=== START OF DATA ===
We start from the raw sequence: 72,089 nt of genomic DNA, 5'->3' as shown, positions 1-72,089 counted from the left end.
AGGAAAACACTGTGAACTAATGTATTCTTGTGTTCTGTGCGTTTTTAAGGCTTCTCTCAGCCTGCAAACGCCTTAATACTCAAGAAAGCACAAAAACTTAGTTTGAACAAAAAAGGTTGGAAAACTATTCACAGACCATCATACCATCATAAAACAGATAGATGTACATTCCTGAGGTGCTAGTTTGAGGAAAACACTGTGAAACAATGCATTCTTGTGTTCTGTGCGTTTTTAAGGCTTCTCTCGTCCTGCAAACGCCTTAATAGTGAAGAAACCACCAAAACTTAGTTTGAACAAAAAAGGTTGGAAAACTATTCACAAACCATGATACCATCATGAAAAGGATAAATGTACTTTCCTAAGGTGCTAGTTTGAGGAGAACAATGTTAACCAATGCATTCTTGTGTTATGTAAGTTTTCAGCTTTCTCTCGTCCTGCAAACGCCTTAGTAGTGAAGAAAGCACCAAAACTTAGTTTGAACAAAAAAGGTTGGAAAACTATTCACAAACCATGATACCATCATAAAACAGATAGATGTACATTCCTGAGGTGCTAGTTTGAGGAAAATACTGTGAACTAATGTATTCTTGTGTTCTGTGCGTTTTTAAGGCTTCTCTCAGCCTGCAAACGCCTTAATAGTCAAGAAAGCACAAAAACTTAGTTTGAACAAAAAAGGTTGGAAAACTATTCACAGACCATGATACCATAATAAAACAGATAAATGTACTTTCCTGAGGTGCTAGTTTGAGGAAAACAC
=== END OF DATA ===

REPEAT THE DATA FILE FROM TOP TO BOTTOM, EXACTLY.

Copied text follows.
We start from the raw sequence: 72,089 nt of genomic DNA, 5'->3' as shown, positions 1-72,089 counted from the left end.
AGGAAAACACTGTGAACTAATGTATTCTTGTGTTCTGTGCGTTTTTAAGGCTTCTCTCAGCCTGCAAACGCCTTAATACTCAAGAAAGCACAAAAACTTAGTTTGAACAAAAAAGGTTGGAAAACTATTCACAGACCATCATACCATCATAAAACAGATAGATGTACATTCCTGAGGTGCTAGTTTGAGGAAAACACTGTGAAACAATGCATTCTTGTGTTCTGTGCGTTTTTAAGGCTTCTCTCGTCCTGCAAACGCCTTAATAGTGAAGAAACCACCAAAACTTAGTTTGAACAAAAAAGGTTGGAAAACTATTCACAAACCATGATACCATCATGAAAAGGATAAATGTACTTTCCTAAGGTGCTAGTTTGAGGAGAACAATGTTAACCAATGCATTCTTGTGTTATGTAAGTTTTCAGCTTTCTCTCGTCCTGCAAACGCCTTAGTAGTGAAGAAAGCACCAAAACTTAGTTTGAACAAAAAAGGTTGGAAAACTATTCACAAACCATGATACCATCATAAAACAGATAGATGTACATTCCTGAGGTGCTAGTTTGAGGAAAATACTGTGAACTAATGTATTCTTGTGTTCTGTGCGTTTTTAAGGCTTCTCTCAGCCTGCAAACGCCTTAATAGTCAAGAAAGCACAAAAACTTAGTTTGAACAAAAAAGGTTGGAAAACTATTCACAGACCATGATACCATAATAAAACAGATAAATGTACTTTCCTGAGGTGCTAGTTTGAGGAAAACAC